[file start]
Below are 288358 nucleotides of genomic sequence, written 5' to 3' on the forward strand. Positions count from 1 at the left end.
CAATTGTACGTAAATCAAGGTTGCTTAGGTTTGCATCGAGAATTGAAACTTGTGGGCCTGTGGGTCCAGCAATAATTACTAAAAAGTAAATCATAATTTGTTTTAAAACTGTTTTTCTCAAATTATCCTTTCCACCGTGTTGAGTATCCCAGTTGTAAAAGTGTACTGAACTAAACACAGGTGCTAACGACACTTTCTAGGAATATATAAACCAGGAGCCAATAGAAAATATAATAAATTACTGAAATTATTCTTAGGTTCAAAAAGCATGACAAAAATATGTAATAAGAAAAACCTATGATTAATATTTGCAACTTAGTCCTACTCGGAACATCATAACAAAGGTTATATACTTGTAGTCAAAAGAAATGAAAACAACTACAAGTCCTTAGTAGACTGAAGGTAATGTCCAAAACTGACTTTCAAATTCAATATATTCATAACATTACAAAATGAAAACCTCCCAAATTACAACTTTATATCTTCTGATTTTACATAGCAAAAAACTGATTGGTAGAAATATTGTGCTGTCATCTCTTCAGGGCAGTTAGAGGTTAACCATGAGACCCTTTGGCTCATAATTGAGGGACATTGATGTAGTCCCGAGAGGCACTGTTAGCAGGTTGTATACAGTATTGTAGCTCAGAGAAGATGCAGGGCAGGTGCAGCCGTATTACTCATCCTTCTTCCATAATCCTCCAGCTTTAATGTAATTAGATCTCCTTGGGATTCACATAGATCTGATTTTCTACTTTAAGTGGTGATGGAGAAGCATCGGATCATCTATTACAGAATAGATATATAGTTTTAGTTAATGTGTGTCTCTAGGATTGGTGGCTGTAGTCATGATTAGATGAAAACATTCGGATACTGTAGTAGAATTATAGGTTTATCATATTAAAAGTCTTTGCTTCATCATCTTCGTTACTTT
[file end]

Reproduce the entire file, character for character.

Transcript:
Below are 288358 nucleotides of genomic sequence, written 5' to 3' on the forward strand. Positions count from 1 at the left end.
CAATTGTACGTAAATCAAGGTTGCTTAGGTTTGCATCGAGAATTGAAACTTGTGGGCCTGTGGGTCCAGCAATAATTACTAAAAAGTAAATCATAATTTGTTTTAAAACTGTTTTTCTCAAATTATCCTTTCCACCGTGTTGAGTATCCCAGTTGTAAAAGTGTACTGAACTAAACACAGGTGCTAACGACACTTTCTAGGAATATATAAACCAGGAGCCAATAGAAAATATAATAAATTACTGAAATTATTCTTAGGTTCAAAAAGCATGACAAAAATATGTAATAAGAAAAACCTATGATTAATATTTGCAACTTAGTCCTACTCGGAACATCATAACAAAGGTTATATACTTGTAGTCAAAAGAAATGAAAACAACTACAAGTCCTTAGTAGACTGAAGGTAATGTCCAAAACTGACTTTCAAATTCAATATATTCATAACATTACAAAATGAAAACCTCCCAAATTACAACTTTATATCTTCTGATTTTACATAGCAAAAAACTGATTGGTAGAAATATTGTGCTGTCATCTCTTCAGGGCAGTTAGAGGTTAACCATGAGACCCTTTGGCTCATAATTGAGGGACATTGATGTAGTCCCGAGAGGCACTGTTAGCAGGTTGTATACAGTATTGTAGCTCAGAGAAGATGCAGGGCAGGTGCAGCCGTATTACTCATCCTTCTTCCATAATCCTCCAGCTTTAATGTAATTAGATCTCCTTGGGATTCACATAGATCTGATTTTCTACTTTAAGTGGTGATGGAGAAGCATCGGATCATCTATTACAGAATAGATATATAGTTTTAGTTAATGTGTGTCTCTAGGATTGGTGGCTGTAGTCATGATTAGATGAAAACATTCGGATACTGTAGTAGAATTATAGGTTTATCATATTAAAAGTCTTTGCTTCATCATCTTCGTTACTTT